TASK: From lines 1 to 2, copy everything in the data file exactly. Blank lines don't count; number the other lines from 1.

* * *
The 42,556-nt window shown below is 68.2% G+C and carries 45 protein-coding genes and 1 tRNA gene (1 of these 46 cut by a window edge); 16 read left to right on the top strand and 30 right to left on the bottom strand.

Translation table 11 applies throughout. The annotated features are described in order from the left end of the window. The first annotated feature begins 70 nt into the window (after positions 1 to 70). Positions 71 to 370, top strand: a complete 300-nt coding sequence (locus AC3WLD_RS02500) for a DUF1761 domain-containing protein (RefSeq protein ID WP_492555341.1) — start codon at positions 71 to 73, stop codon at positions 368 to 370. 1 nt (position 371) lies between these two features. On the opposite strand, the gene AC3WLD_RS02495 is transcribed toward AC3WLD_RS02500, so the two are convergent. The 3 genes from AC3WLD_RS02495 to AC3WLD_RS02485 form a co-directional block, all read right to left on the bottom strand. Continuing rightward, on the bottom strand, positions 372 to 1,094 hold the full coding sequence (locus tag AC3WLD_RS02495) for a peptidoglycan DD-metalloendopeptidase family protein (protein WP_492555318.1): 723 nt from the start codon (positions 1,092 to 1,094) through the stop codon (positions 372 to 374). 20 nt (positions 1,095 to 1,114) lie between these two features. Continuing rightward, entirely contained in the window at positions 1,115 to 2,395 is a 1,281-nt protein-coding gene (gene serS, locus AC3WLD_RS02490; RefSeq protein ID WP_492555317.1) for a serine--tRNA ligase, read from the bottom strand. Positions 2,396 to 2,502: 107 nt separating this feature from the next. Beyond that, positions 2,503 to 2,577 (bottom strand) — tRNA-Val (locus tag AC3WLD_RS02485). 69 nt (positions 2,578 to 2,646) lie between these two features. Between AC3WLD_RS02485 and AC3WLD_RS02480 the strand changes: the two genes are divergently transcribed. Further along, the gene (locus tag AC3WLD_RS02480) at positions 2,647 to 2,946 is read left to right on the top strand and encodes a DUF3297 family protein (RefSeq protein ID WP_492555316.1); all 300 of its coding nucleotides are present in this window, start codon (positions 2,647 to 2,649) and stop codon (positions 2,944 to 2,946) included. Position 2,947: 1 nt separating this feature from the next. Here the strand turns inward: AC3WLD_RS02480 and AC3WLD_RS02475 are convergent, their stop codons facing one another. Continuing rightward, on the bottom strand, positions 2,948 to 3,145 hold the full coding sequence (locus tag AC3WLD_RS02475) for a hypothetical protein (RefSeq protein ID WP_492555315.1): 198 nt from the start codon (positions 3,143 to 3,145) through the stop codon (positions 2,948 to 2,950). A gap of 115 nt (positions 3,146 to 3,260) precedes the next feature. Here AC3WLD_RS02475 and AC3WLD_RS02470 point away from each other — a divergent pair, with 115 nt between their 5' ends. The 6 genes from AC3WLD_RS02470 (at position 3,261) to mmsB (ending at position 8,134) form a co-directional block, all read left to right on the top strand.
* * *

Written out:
The 42,556-nt window shown below is 68.2% G+C and carries 45 protein-coding genes and 1 tRNA gene (1 of these 46 cut by a window edge); 16 read left to right on the top strand and 30 right to left on the bottom strand.

Translation table 11 applies throughout. The annotated features are described in order from the left end of the window. The first annotated feature begins 70 nt into the window (after positions 1 to 70). Positions 71 to 370, top strand: a complete 300-nt coding sequence (locus AC3WLD_RS02500) for a DUF1761 domain-containing protein (RefSeq protein ID WP_492555341.1) — start codon at positions 71 to 73, stop codon at positions 368 to 370. 1 nt (position 371) lies between these two features. On the opposite strand, the gene AC3WLD_RS02495 is transcribed toward AC3WLD_RS02500, so the two are convergent. The 3 genes from AC3WLD_RS02495 to AC3WLD_RS02485 form a co-directional block, all read right to left on the bottom strand. Continuing rightward, on the bottom strand, positions 372 to 1,094 hold the full coding sequence (locus tag AC3WLD_RS02495) for a peptidoglycan DD-metalloendopeptidase family protein (protein WP_492555318.1): 723 nt from the start codon (positions 1,092 to 1,094) through the stop codon (positions 372 to 374). 20 nt (positions 1,095 to 1,114) lie between these two features. Continuing rightward, entirely contained in the window at positions 1,115 to 2,395 is a 1,281-nt protein-coding gene (gene serS, locus AC3WLD_RS02490; RefSeq protein ID WP_492555317.1) for a serine--tRNA ligase, read from the bottom strand. Positions 2,396 to 2,502: 107 nt separating this feature from the next. Beyond that, positions 2,503 to 2,577 (bottom strand) — tRNA-Val (locus tag AC3WLD_RS02485). 69 nt (positions 2,578 to 2,646) lie between these two features. Between AC3WLD_RS02485 and AC3WLD_RS02480 the strand changes: the two genes are divergently transcribed. Further along, the gene (locus tag AC3WLD_RS02480) at positions 2,647 to 2,946 is read left to right on the top strand and encodes a DUF3297 family protein (RefSeq protein ID WP_492555316.1); all 300 of its coding nucleotides are present in this window, start codon (positions 2,647 to 2,649) and stop codon (positions 2,944 to 2,946) included. Position 2,947: 1 nt separating this feature from the next. Here the strand turns inward: AC3WLD_RS02480 and AC3WLD_RS02475 are convergent, their stop codons facing one another. Continuing rightward, on the bottom strand, positions 2,948 to 3,145 hold the full coding sequence (locus tag AC3WLD_RS02475) for a hypothetical protein (RefSeq protein ID WP_492555315.1): 198 nt from the start codon (positions 3,143 to 3,145) through the stop codon (positions 2,948 to 2,950). A gap of 115 nt (positions 3,146 to 3,260) precedes the next feature. Here AC3WLD_RS02475 and AC3WLD_RS02470 point away from each other — a divergent pair, with 115 nt between their 5' ends. The 6 genes from AC3WLD_RS02470 (at position 3,261) to mmsB (ending at position 8,134) form a co-directional block, all read left to right on the top strand.